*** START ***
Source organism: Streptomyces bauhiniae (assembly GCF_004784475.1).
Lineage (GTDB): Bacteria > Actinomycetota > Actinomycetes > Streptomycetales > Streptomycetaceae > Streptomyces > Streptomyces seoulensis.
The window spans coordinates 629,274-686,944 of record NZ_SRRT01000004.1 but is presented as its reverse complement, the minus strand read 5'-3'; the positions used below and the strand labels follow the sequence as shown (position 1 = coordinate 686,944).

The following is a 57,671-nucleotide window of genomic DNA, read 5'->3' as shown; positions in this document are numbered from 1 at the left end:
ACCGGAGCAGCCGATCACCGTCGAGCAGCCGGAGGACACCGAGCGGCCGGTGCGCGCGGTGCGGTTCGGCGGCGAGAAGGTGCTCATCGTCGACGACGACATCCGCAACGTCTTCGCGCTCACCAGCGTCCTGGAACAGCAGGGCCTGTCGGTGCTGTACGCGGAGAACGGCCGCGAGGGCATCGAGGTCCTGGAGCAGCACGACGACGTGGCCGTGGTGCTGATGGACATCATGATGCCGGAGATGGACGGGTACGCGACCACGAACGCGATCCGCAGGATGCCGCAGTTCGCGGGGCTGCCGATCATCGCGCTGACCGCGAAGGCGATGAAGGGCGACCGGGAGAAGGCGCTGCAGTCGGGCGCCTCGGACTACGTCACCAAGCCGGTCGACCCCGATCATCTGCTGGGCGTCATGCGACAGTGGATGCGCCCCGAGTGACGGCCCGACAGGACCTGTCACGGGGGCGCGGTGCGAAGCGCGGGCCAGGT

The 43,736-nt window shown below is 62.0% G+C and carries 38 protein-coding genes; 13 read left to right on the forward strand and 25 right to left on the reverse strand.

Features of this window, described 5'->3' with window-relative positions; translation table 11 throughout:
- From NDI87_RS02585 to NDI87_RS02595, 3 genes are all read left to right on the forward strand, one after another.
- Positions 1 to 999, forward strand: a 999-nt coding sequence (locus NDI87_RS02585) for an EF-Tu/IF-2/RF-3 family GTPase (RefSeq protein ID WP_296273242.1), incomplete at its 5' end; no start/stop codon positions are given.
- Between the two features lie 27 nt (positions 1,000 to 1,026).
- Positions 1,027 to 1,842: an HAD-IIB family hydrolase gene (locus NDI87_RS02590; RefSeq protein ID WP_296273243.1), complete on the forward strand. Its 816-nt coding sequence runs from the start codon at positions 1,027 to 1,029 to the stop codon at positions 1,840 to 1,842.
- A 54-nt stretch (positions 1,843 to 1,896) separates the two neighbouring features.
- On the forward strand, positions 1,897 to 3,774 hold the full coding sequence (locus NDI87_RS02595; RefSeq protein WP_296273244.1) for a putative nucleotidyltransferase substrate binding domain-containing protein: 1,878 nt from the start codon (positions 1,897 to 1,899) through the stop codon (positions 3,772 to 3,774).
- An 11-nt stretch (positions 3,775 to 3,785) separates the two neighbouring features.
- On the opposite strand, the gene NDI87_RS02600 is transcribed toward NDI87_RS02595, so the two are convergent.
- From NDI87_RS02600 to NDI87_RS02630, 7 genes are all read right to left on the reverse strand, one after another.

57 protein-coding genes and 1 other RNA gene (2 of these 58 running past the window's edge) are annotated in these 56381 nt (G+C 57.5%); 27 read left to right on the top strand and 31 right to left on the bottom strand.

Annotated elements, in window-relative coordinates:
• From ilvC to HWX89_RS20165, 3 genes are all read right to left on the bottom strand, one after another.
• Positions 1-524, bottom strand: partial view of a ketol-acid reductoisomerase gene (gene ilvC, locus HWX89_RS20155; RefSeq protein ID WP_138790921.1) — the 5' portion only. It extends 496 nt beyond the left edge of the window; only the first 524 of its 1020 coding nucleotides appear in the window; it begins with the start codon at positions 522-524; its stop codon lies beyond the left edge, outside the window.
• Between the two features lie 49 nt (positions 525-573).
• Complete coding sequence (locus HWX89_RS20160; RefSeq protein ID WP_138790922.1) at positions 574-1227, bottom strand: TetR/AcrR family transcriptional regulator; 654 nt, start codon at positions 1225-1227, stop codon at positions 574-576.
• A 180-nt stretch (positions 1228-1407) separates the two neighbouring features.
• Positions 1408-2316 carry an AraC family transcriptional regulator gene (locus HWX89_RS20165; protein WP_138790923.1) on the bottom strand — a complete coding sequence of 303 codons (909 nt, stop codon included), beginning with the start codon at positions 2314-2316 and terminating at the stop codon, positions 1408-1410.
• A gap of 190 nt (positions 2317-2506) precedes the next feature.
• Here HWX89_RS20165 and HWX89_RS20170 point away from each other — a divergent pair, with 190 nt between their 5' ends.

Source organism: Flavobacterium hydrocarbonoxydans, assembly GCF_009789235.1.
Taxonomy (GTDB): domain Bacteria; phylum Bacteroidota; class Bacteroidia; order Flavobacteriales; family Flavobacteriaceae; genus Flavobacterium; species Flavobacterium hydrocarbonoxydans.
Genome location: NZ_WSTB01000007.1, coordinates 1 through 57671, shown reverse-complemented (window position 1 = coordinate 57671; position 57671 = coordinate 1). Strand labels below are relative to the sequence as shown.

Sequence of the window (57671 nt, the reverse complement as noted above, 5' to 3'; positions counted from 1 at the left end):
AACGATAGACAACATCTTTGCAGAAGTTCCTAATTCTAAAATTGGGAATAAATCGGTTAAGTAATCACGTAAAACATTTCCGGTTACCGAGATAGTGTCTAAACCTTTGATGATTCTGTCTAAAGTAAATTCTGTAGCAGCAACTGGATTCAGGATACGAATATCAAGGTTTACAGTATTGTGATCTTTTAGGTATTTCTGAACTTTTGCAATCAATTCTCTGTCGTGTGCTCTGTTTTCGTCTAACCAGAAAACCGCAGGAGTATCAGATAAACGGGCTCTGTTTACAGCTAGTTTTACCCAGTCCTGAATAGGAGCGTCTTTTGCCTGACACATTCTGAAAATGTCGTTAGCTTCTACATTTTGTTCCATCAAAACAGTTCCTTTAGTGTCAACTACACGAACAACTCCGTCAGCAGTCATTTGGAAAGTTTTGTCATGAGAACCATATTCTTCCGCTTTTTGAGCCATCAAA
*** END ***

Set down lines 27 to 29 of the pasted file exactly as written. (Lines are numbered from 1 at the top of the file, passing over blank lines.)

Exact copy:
Source organism: Flavobacterium hydrocarbonoxydans, assembly GCF_009789235.1.
Taxonomy (GTDB): domain Bacteria; phylum Bacteroidota; class Bacteroidia; order Flavobacteriales; family Flavobacteriaceae; genus Flavobacterium; species Flavobacterium hydrocarbonoxydans.
Genome location: NZ_WSTB01000007.1, coordinates 1 through 57671, shown reverse-complemented (window position 1 = coordinate 57671; position 57671 = coordinate 1). Strand labels below are relative to the sequence as shown.